• Accessibility to Mentorship and Role Models: Both pathway and literacy partners provide social-emotional learning to students. They can be positive role models, demonstrating the importance of reading and helping students see themselves as capable readers. Some pathway programs may even integrate literacy development into their curriculum, recognizing the importance of foundational skills. This combined approach can be particularly helpful for students who may need extra support in their literacy skills.

Literacy and Pathway Partners in Boston Are Making a Difference

Here in Boston, several partner programs have demonstrated success for the city’s youth.

  • City Year: Their one-on-one tutoring program has been shown to improve reading proficiency for participating students.
  • Read to a Child: This volunteer program pairs community members with students to promote early literacy skills.
  • Future Chefs: Future Chefs is a culinary pathway program that also focuses on leadership development. It empowers youth to take charge of their future by providing opportunities to lead and to develop the skills needed to grow in their personal and professional life beyond high school. According to Future Chefs, “the life skills and knife skills learned in the kitchen can be applied meaningfully in all avenues of a fulfilling life.”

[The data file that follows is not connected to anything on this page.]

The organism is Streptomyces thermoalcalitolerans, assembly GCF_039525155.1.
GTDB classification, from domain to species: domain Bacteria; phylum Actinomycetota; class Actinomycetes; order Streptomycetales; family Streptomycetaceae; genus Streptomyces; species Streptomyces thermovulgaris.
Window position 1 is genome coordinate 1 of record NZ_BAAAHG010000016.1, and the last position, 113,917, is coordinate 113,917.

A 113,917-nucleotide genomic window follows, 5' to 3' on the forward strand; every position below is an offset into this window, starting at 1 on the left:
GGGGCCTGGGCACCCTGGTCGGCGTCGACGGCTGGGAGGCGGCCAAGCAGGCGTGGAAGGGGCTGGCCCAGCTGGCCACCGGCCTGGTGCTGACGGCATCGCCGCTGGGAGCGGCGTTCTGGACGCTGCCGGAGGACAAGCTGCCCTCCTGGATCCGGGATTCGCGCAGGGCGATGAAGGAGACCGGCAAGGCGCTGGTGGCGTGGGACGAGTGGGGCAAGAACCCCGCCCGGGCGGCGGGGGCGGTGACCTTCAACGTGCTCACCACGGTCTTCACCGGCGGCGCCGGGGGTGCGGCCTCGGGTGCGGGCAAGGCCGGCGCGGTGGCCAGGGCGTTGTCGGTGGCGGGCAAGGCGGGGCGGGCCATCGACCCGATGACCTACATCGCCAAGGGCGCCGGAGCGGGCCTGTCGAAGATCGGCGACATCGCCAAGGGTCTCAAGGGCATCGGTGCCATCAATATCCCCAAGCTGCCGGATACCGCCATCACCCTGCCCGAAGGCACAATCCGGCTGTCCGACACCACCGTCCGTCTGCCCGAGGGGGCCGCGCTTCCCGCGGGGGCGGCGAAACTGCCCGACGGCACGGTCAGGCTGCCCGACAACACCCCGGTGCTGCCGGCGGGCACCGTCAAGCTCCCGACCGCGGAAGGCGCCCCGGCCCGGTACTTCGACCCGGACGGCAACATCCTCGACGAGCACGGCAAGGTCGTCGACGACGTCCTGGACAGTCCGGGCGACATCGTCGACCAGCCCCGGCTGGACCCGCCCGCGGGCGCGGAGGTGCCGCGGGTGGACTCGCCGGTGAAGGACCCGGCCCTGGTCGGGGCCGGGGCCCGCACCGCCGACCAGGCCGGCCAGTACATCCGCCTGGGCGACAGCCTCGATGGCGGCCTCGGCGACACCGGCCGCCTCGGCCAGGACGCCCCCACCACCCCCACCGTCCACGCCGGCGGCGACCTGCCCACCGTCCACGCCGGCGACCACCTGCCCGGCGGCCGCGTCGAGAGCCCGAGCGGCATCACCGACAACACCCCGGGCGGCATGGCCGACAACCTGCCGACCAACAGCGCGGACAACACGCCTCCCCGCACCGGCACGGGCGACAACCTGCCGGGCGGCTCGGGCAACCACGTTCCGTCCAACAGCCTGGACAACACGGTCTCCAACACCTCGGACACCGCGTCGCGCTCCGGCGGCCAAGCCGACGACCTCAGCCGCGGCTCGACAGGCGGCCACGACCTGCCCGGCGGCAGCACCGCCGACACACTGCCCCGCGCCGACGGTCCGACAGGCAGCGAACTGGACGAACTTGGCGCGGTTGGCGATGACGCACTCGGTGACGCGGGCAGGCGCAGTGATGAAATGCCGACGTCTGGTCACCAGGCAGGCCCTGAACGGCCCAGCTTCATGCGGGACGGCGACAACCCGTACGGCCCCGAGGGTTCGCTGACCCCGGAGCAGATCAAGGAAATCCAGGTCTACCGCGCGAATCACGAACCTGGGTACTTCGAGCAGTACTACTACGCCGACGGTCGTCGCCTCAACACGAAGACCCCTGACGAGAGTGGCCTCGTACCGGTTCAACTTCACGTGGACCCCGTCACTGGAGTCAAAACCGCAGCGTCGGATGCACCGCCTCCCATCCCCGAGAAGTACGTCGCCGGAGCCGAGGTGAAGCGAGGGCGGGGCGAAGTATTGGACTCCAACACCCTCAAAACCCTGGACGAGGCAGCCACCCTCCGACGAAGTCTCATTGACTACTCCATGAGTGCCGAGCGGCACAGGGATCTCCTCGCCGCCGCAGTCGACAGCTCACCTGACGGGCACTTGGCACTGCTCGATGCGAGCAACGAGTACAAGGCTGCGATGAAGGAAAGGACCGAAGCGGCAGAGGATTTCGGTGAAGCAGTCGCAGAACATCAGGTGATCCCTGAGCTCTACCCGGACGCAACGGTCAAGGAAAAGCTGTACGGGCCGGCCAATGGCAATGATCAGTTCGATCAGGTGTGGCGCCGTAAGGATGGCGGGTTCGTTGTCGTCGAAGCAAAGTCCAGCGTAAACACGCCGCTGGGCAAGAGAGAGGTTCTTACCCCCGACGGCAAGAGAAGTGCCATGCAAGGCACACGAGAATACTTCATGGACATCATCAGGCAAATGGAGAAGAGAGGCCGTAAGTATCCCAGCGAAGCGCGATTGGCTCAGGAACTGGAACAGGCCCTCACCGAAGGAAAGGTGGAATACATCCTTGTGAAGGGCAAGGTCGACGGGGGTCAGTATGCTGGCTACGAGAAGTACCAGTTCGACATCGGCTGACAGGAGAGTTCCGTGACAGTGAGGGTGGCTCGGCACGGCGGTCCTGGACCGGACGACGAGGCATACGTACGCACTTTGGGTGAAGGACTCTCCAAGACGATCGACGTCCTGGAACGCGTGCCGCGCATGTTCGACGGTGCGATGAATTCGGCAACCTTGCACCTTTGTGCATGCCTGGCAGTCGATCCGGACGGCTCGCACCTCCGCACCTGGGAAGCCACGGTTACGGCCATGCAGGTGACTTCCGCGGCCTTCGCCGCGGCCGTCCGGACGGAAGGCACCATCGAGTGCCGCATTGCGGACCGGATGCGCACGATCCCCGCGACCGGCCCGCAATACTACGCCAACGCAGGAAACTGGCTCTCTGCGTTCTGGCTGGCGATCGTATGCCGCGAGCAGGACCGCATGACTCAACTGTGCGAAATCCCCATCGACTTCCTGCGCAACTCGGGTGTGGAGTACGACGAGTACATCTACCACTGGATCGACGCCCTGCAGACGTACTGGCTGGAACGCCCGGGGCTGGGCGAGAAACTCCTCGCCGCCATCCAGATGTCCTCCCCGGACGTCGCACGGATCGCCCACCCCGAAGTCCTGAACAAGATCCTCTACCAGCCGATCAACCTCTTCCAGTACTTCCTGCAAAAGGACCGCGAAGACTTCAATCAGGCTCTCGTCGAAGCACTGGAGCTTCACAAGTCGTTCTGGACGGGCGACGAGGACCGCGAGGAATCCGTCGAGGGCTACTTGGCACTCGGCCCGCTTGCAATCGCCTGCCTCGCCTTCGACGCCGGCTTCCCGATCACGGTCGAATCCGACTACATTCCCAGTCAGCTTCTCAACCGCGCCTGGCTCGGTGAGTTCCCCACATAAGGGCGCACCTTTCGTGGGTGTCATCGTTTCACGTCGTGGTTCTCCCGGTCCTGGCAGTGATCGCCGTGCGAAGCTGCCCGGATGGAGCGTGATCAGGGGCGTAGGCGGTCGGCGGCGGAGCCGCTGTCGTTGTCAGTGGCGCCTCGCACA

• PREPPED Youth: PREPPED Youth is a real estate-focused pathway program. This team of educators and mentors provide youth with a nurturing and supportive learning environment and the financial literacy and career skills they need, while also building a network that supports their pathways to success.

Two BPS initiatives are also great examples of strategies and engagement events that are student driven and literacy focused:

  • Boston Community Hub Schools: This long-term strategy within the district is designed to actively engage the resources of each community around student and family success.
  • BPS Office of Community Engagement: This department works to ensure effective school-community collaboration and allocation of resources and tools that encourage authentic engagement of schools, families, and the community in BPS decision-making and policy